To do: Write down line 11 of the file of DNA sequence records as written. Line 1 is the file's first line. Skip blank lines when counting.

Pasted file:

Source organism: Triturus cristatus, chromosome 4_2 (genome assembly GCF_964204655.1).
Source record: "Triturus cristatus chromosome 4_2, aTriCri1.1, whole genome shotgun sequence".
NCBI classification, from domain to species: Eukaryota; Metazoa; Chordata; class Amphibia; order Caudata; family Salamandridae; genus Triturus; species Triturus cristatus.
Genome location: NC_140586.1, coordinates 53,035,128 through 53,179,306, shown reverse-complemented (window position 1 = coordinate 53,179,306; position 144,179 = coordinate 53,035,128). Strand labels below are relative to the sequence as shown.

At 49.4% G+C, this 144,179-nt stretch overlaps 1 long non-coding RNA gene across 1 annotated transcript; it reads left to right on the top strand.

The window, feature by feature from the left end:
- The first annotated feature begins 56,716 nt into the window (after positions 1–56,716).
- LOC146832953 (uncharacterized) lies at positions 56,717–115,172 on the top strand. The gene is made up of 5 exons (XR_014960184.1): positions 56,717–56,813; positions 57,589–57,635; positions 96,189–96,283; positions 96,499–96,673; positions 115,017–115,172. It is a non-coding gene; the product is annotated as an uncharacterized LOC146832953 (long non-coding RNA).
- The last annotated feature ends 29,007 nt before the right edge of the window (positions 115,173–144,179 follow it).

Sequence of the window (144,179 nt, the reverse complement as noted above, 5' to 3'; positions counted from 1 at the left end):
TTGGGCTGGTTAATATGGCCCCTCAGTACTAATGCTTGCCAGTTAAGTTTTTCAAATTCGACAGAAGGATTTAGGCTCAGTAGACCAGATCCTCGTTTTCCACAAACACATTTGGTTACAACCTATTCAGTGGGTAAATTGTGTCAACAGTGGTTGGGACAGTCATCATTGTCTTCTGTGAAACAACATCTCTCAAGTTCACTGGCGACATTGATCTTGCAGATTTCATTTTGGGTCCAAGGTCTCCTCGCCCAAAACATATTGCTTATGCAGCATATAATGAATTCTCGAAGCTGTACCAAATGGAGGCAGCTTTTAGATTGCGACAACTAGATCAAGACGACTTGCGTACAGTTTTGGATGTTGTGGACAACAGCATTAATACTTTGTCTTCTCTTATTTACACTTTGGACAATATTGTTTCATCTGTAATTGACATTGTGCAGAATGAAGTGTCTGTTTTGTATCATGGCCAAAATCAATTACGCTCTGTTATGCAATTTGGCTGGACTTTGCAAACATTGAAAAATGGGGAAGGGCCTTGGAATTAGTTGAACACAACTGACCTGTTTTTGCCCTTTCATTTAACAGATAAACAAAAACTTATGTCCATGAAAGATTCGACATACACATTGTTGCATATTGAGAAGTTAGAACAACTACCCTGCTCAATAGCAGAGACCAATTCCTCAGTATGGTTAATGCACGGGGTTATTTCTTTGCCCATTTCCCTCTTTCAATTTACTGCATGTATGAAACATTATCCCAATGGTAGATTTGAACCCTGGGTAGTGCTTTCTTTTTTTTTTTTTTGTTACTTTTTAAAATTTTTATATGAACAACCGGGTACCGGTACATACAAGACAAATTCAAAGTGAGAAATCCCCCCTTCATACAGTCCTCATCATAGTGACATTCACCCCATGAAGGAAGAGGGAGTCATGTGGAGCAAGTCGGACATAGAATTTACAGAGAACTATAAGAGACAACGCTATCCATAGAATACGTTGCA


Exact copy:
TTGGGCTGGTTAATATGGCCCCTCAGTACTAATGCTTGCCAGTTAAGTTTTTCAAATTCGACAGAAGGATTTAGGCTCAGTAGACCAGATCCTCGTTTTCCACAAACACATTTGGTTACAACCTATTCAGTGGGTAAATTGTGTCAACAGTGGTTGGGACAGTCATCATTGTCTTCTGTGAAACAACATCTCTCAAGTTCACTGGCGACATTGATCTTGCAGATTTCATTTTGGGTCCAAGGTCTCCTCGCCCAAAACATATTGCTTATGCAGCATATAATGAATTCTCGAAGCTGTACCAAATGGAGGCAGCTTTTAGATTGCGACAACTAGATCAAGACGACTTGCGTACAGTTTTGGATGTTGTGGACAACAGCATTAATACTTTGTCTTCTCTTATTTACACTTTGGACAATATTGTTTCATCTGTAATTGACATTGTGCAGAATGAAGTGTCTGTTTTGTATCATGGCCAAAATCAATTACGCTCTGTTATGCAATTTGGCTGGACTTTGCAAACATTGAAAAATGGGGAAGGGCCTTGGAATTAGTTGAACACAACTGACCTGTTTTTGCCCTTTCATTTAACAGATAAACAAAAACTTATGTCCATGAAAGATTCGACATACACATTGTTGCATATTGAGAAGTTAGAACAACTACCCTGCTCAATAGCAGAGACCAATTCCTCAGTATGGTTAATGCACGGGGTTATTTCTTTGCCCATTTCCCTCTTTCAATTTACTGCATGTATGAAACATTATCCCAATGGTAGATTTGAACCCTGGGTAGTGCTTTCTTTTTTTTTTTTTTGTTACTTTTTAAAATTTTTATATGAACAACCGGGTACCGGTACATACAAGACAAATTCAAAGTGAGAAATCCCCCCTTCATACAGTCCTCATCATAGTGACATTCACCCCATGAAGGAAGAGGGAGTCATGTGGAGCAAGTCGGACATAGAATTTACAGAGAACTATAAGAGACAACGCTATCCATAGAATACGTTGCA